How To Use React Context With Example

tags = [ JavaScript , React , ]

React 16.3 introduced a new way of handling the context API, a built-in state management tool which provides a native way to pass or store data in the component tree.

Context provides a way to pass data through the component tree without having to pass props down manually at every level. React docs

The steps for creating a context is as simple as:

  • Create a contextcreateContext().
  • Create a provider Provider.
  • Consume the provider Consumer.

Now let's create a message context using React.creaetContext, the message context will have a String message and a funciton setMesasge that returns a String.

Creating a context is like a way of declaring an object which will be later on consumed.

message-context.js

// Creating a context.
import React from "react";

const MessageContext = React.createContext({
  Message: "",
  setMessage: () => {}
});

export default MessageContext;

Every Context has two major properties Provider and Consumer.

The provider will be represented as MessageContext.Provider with an attribute called value, the value attribute is the context object.

The consumer will be represented as MessageContext.Consumer, The rule for consuming the context is that the consumer must be a child of the Provider.

The consumer context changes according to the nearest Provider above in the tree.

Message.js

import React from "react";
import MessageContext from "../contexts/message-context";
import MessageHandler from "./MessageHandler";

class Message extends React.Component {
  constructor(props) {
    super(props);
    // setMessage initialization
    this.setMessage = msg => {
      this.setState(state => {
        return {
          message: msg
        };
      });
    };

    this.state = {
      message: "mmm...",
      setMessage: this.setMessage
    };
  }
  render() {
    return (
      <React.Fragment>
        <MessageContext.Provider value={this.state}>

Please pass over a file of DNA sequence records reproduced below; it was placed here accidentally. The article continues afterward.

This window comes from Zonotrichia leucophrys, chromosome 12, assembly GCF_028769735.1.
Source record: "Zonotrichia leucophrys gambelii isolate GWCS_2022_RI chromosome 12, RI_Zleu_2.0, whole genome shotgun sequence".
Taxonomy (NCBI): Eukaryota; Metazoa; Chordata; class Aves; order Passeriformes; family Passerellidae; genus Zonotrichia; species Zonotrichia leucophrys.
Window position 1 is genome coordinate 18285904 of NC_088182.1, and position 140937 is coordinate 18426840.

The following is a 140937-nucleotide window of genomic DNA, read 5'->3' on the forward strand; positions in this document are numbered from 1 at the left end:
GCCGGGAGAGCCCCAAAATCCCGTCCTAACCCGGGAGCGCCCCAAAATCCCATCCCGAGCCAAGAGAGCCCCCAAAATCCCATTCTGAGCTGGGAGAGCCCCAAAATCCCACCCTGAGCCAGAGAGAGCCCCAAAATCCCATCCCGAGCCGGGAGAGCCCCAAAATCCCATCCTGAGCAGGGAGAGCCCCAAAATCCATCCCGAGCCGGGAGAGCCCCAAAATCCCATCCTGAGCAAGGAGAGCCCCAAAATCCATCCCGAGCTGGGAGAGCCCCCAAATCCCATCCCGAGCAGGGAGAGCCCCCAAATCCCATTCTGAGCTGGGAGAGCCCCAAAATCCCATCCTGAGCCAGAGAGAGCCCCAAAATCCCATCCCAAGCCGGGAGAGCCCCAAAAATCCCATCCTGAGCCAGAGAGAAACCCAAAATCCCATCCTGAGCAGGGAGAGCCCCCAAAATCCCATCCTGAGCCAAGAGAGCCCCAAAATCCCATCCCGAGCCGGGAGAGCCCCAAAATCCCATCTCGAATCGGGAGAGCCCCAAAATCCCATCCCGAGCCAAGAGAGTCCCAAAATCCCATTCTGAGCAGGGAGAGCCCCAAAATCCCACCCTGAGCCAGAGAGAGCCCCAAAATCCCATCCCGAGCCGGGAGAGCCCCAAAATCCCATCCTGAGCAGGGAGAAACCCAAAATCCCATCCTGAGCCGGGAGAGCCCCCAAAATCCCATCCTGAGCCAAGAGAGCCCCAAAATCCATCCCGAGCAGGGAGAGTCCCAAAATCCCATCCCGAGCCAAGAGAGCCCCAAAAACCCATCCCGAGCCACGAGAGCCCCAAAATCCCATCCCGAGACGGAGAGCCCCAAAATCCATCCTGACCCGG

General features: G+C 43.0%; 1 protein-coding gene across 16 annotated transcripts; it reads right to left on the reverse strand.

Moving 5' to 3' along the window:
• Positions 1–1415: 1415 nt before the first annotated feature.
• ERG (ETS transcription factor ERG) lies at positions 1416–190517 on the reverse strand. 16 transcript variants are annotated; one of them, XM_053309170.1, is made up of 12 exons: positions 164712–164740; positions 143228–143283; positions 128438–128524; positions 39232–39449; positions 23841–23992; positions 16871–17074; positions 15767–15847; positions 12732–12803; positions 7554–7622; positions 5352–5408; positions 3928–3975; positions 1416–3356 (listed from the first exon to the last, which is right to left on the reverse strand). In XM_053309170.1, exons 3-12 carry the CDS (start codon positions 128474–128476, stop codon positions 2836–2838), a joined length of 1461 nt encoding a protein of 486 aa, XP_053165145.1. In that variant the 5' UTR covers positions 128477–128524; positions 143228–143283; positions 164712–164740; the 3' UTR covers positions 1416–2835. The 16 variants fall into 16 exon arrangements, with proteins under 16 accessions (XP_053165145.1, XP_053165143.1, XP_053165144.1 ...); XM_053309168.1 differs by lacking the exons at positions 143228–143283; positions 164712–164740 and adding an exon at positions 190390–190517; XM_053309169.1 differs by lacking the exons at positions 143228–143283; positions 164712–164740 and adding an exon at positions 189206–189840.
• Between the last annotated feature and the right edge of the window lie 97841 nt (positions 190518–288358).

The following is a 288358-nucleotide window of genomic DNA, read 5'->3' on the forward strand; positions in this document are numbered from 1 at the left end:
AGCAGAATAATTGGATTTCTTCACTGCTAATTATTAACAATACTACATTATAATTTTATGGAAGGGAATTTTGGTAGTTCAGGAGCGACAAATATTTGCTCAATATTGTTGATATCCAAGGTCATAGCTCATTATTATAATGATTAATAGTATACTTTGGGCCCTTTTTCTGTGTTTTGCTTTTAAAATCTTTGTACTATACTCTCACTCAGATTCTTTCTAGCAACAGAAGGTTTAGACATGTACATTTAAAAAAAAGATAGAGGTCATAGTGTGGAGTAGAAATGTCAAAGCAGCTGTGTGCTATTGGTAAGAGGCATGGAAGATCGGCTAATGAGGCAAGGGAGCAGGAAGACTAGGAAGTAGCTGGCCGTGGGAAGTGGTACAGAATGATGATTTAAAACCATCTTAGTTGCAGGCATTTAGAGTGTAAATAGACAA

<MessageContext.Consumer>
            {({ message, setMessage }) => (
              <div>
                <p>message: {message}</p>
                <MessageHandler handler={setMessage} />
              </div>
            )}
          </MessageContext.Consumer>
        </MessageContext.Provider>
      </React.Fragment>
    );
  }
}

export default Message;

We defined the Message Component with a state of message and setMessage, The setMessagefunction will change the component state once it's called with a msg parameter.

MessageHandler.js

import React from "react";
import PropTypes from "prop-types";
import Message from "./Message";
import MessageContext from "../contexts/message-context";

/**
 * MessageHandler
 * Handle MessageContext messages.
 */
class MessageHandler extends React.Component {
  static propTypes = {
    handler: PropTypes.func.isRequired
  };

  /**
   * Random message changer.
   */
  messageHandler = () => {
    let { handler } = this.props;
    if (!handler) {
      return;
    }
    let messages = ["Hello", "Hola", "مرحبا"];
    let randomIndex = Math.floor(Math.random() * messages.length);
    handler(messages[randomIndex]);
  };
  render() {
    return <button onClick={this.messageHandler}>Change message</button>;
  }
}

export default MessageHandler;

MessageHandler will handle changing the messages, On each click of the button it will randomize a message to be set in the Message state which will be directly connected to the MessageContext.